housing market

Think tank offers blueprint to guide housing market policies

Monday, May 11, 2020

A new C.D. Howe Institute report provides a blueprint for policymakers and regulators on the tools and timing of interventions in the housing market to address threats to financial stability.

In “Calibrating Macroprudential Policies for the Canadian Mortgage Market,” authors Scott A. Brave, Jeremy Kronick and Jose A. Lopez use four financial stability indicators—the house-price-to-rent ratio, the price-to-income ratio, the debt-servicing ratio and the household-credit-to-GDP ratio—to create a model to assist policymakers in anticipating future crises.

Macroprudential regulations aimed at ensuring financial stability have been on the rise since the 2007–2009 global financial crisis. In Canada, the primary policy tools that have been employed are related to the residential housing market – namely, changes in mortgage loan-to-value ratios and loan maturity requirements. In this report, the authors use an analytical framework to forecast the probability of a state of low financial stability in the Canadian economy and to recommend when such a policy action might be taken in light of its costs and benefits.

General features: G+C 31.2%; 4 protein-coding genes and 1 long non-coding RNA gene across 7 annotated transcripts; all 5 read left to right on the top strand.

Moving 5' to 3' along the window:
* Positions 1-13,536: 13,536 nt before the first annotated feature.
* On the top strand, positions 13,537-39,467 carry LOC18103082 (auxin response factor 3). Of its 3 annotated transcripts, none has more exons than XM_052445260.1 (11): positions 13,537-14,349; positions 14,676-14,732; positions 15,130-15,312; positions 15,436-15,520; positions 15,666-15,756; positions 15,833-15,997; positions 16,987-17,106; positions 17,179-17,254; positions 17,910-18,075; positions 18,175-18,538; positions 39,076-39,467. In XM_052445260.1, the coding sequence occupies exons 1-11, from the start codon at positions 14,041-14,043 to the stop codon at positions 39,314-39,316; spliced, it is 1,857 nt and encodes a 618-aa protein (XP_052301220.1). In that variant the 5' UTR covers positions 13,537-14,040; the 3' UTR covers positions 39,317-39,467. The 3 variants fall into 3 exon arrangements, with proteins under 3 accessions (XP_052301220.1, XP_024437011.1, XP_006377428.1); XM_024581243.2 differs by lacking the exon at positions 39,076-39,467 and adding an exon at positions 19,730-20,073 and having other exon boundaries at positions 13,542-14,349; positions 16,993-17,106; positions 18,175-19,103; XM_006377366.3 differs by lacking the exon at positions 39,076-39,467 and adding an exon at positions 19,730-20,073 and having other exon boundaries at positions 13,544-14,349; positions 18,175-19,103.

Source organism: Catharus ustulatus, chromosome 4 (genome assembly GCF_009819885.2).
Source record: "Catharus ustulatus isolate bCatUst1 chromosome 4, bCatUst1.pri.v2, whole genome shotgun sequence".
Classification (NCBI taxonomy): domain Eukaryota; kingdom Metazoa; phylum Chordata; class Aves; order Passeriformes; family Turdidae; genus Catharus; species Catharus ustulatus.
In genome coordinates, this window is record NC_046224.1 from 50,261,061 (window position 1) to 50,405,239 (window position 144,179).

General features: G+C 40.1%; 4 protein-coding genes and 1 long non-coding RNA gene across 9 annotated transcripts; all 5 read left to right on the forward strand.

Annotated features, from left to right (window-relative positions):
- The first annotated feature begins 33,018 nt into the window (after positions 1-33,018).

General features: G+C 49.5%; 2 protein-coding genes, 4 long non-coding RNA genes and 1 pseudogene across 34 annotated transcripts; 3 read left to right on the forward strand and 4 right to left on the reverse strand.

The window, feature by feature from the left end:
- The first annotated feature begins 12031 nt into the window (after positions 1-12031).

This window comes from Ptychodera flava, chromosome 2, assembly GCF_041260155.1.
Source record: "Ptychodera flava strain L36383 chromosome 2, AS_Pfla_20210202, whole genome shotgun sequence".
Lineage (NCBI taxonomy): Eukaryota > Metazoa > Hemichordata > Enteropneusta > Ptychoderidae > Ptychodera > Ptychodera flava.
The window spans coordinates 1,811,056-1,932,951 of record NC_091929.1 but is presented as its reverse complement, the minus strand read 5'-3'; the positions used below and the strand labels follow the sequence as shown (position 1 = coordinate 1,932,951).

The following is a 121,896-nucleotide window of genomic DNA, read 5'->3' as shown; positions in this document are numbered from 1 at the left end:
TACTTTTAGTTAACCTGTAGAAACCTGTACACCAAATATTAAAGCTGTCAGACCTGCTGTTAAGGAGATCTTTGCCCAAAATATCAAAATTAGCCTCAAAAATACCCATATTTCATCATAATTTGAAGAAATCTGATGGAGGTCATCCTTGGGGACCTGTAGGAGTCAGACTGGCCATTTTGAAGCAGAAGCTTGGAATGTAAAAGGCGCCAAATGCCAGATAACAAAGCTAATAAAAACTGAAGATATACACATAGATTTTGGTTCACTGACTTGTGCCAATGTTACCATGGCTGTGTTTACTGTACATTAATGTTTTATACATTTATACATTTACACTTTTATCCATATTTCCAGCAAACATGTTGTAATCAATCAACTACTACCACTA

“While COVID-19 is obviously a significant stress on economies all over the world, including Canada’s,” said Kronick in a press release. “It is too soon to gauge its impact on the housing market, and this type of black swan event is nearly impossible to predict for regulators and policymakers looking at financial stability indicators.”

The authors’ analysis instead focuses on the types of decisions policymakers and regulators face in normal economic times, which can then be applied once the pandemic ends. Using the second quarter of 2019 as an example, their model suggests a low probability of a lengthy period of financial instability.

Even in light of this low probability, it still might be prudent to enact macroprudential policies if the costs of a financial crisis were large enough. However, based on calculations of the policy costs, such as lost access to credit by borrowers and lost residential investment growth, the authors recommend only continued monitoring of mortgage market and financial stability conditions in the near term.

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